Four of the stones in the circle appear to be non-local and are formed of quartz crystal. They seem to have been deliberately selected and placed at specific points in the circle that mark certain calendrical events (sunsets and solstices related to the four seasons, for example). They work by standing outside the circle at the stone directly opposite to the quartz stone concerned. One alignment, at Samhain / All Souls' Day, may involve Long Meg herself, a portal stone and one of the quartz stones.

The use of different coloured stones also seems to be significant - red, white and blue/gray predominate. There might also be a red 'equinox stone' on the east side of the Long Meg circle (as at Swinside and Castlerigg), involved in the Autumn and Vernal equinox sunrises and sunsets. The Long Meg stones may be involved not just with Solar timings, but also with Lunar ones as well (most northerly/southerly Moon rises and sets).


The Long Meg monolith has motifs on the face looking towards the circle arranged in three sections. The markings include: in the centre, a cup at the centre of three rings, a spiral of four turns and various concentric arcs; in the lower section, three faint figures at the left-hand corner, an anti-clockwise spiral, cup and ring and various concentric arcs; in the upper section are faint rings, ovoids, spirals and other markings. Some of the stones in the circle itself have artificial markings on them as well.

Dating and purpose

The large ditched enclosure lying immediately to the north of the circle is probably Neolithic. In this respect, it may be of the same date as other enclosures found in Cumbria that include: Carrock Fell, Skelmore Heads, Howe Robin, and Green How. If the stone circle is later than the enclosure, it is likely to be of early Bronze Age. There is the possibility that the Long Meg monolith was not contemporary with the stone circle.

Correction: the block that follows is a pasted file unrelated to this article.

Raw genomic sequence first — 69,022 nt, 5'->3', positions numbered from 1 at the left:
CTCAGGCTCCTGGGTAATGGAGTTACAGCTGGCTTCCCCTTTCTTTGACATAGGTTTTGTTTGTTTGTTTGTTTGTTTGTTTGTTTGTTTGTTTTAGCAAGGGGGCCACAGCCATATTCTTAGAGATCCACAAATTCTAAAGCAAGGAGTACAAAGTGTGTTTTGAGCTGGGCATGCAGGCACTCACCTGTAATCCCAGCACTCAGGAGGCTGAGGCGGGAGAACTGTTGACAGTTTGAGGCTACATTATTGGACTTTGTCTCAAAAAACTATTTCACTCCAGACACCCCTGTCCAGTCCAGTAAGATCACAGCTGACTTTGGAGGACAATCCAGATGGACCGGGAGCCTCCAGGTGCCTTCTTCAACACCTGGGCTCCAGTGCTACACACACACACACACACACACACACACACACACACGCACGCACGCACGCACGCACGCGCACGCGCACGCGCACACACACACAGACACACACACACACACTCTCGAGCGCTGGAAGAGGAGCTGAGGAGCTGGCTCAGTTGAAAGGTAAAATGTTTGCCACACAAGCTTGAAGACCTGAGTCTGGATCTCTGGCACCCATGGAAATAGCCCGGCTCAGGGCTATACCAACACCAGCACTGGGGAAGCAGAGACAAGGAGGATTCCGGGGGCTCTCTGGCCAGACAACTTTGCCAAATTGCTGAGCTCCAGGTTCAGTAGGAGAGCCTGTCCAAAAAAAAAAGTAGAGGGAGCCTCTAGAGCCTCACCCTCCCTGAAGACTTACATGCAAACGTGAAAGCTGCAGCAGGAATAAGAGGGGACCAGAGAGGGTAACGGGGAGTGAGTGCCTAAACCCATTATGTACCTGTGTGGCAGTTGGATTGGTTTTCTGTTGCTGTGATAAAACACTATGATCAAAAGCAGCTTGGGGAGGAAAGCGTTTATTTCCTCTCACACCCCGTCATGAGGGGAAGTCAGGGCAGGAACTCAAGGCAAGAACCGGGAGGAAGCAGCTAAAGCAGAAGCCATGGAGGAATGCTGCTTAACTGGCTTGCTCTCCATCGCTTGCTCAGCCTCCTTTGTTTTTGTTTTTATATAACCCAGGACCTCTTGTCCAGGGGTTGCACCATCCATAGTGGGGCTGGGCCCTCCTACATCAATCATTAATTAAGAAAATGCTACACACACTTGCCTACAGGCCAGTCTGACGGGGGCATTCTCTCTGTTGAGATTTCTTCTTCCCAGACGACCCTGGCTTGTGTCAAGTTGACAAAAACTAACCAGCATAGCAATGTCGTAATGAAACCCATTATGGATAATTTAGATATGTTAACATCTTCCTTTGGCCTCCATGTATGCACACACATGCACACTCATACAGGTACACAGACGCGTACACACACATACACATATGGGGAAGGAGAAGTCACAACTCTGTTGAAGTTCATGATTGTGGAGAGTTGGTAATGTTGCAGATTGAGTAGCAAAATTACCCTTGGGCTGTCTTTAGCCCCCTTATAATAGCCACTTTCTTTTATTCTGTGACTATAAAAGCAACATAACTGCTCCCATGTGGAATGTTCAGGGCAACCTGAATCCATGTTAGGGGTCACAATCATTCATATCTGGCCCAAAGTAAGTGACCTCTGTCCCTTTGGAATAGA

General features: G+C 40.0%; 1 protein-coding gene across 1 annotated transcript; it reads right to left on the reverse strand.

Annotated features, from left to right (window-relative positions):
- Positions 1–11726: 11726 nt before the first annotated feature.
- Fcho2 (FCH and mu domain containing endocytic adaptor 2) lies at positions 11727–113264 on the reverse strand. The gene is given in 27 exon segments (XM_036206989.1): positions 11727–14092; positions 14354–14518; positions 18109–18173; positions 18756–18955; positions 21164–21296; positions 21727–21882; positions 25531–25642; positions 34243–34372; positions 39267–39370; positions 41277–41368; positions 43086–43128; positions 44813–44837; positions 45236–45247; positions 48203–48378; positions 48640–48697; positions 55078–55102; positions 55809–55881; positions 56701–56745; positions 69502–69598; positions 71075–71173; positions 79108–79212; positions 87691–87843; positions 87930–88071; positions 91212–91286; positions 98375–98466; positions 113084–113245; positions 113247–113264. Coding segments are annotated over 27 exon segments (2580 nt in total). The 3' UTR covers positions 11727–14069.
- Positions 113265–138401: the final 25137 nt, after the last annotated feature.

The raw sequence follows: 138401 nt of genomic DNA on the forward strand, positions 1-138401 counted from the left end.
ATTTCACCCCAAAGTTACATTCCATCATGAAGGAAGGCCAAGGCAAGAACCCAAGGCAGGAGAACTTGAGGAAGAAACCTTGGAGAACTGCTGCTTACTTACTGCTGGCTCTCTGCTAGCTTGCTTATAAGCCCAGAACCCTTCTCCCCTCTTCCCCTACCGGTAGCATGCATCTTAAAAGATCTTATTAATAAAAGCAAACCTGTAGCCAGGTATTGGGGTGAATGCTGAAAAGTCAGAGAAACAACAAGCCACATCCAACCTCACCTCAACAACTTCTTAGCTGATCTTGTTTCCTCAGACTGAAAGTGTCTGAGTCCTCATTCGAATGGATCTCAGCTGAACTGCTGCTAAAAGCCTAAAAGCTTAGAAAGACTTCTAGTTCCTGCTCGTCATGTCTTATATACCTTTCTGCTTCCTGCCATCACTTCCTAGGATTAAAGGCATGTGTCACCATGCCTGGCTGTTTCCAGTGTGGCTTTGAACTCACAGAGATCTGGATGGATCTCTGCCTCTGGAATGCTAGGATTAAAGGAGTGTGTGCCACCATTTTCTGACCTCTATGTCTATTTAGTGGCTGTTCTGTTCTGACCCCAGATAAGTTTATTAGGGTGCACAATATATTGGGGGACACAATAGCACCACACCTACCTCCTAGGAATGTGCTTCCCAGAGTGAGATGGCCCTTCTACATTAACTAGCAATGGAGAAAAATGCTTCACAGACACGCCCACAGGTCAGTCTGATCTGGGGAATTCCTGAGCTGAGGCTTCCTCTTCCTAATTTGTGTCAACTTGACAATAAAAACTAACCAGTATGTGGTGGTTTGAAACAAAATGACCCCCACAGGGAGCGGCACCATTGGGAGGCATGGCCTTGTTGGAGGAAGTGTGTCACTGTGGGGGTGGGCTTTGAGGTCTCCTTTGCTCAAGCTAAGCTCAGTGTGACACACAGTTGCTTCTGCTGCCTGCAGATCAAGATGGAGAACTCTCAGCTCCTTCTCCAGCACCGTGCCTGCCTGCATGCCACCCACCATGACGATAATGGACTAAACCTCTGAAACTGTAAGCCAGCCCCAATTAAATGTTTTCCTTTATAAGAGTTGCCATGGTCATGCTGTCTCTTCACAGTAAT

Long Meg was something more than a burial place. However, the exact nature of the purpose of the monument is still a matter of conjecture. Clare summarises the various arguments concerning types, purpose, construction, size, layout, origins and dates, of Cumbrian stone circles and other monuments. His conclusion seems to be that the nature of the monument, and others like it (such as at Swinside), suggests that they are "places where people came together, probably at certain times of the year. Amongst activities at such times, we might envisage ritual, social exchange and trade." The "certain times of the year" mentioned here would probably have been calculated using the suggested predictive calendar as outlined by Hood. The actual building of the circle, perhaps taking place in stages over time, might in itself have been one of the purposes of the monument.


There a a few legends that surround the stones. The most well known is that they were once a coven of witches who were turned to stone by Michael Scott, a wizard from Scotland. It is said the stones cannot be counted - however if anyone is able to count them twice and come to the same total - the spell will be broken or it will bring very bad luck. Another legend states that if you walk round the circles and count the number of stones correctly, then put your ear to Long Meg, you will hear her whisper. The name is believed to come from a local witch, Meg of Meldon, who was alive in the early 17th century. It is said that from a certain angle, the Long Meg stone resembles the profile of a witch. A giant's bone and body believed to be buried there is though to have been large animal bones found at the site.

The Faeries Dancing Place

When Lanty M'Clusky married he set about building a house for his bride, and chose for it's site a beautiful green circle such as the faeries might choose as a playground.  Although he was warned against this he thought the place was much too nice and he had no intention of building  elsewhere no matter what the faeries thought of it.